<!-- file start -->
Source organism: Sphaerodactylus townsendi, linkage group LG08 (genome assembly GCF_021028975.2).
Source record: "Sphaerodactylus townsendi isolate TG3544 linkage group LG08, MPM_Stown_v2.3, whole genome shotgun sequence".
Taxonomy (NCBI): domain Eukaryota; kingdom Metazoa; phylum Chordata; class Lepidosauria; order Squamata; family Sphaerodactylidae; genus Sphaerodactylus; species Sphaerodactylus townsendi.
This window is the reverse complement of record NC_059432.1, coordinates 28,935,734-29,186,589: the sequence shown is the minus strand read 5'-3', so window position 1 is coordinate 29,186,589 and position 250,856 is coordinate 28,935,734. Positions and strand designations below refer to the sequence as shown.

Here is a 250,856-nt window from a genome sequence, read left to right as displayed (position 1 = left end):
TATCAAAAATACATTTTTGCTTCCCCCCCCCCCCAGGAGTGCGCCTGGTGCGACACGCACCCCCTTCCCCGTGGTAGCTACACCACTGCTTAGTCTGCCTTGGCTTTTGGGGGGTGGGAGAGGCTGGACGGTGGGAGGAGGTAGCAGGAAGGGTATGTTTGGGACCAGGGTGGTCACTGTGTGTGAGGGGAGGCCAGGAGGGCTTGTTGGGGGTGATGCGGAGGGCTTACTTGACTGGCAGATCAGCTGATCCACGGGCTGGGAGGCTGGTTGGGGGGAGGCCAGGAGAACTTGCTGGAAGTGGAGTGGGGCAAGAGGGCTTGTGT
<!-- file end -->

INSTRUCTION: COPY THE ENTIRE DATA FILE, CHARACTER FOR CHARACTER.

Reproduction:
Source organism: Sphaerodactylus townsendi, linkage group LG08 (genome assembly GCF_021028975.2).
Source record: "Sphaerodactylus townsendi isolate TG3544 linkage group LG08, MPM_Stown_v2.3, whole genome shotgun sequence".
Taxonomy (NCBI): domain Eukaryota; kingdom Metazoa; phylum Chordata; class Lepidosauria; order Squamata; family Sphaerodactylidae; genus Sphaerodactylus; species Sphaerodactylus townsendi.
This window is the reverse complement of record NC_059432.1, coordinates 28,935,734-29,186,589: the sequence shown is the minus strand read 5'-3', so window position 1 is coordinate 29,186,589 and position 250,856 is coordinate 28,935,734. Positions and strand designations below refer to the sequence as shown.

Here is a 250,856-nt window from a genome sequence, read left to right as displayed (position 1 = left end):
TATCAAAAATACATTTTTGCTTCCCCCCCCCCCCAGGAGTGCGCCTGGTGCGACACGCACCCCCTTCCCCGTGGTAGCTACACCACTGCTTAGTCTGCCTTGGCTTTTGGGGGGTGGGAGAGGCTGGACGGTGGGAGGAGGTAGCAGGAAGGGTATGTTTGGGACCAGGGTGGTCACTGTGTGTGAGGGGAGGCCAGGAGGGCTTGTTGGGGGTGATGCGGAGGGCTTACTTGACTGGCAGATCAGCTGATCCACGGGCTGGGAGGCTGGTTGGGGGGAGGCCAGGAGAACTTGCTGGAAGTGGAGTGGGGCAAGAGGGCTTGTGT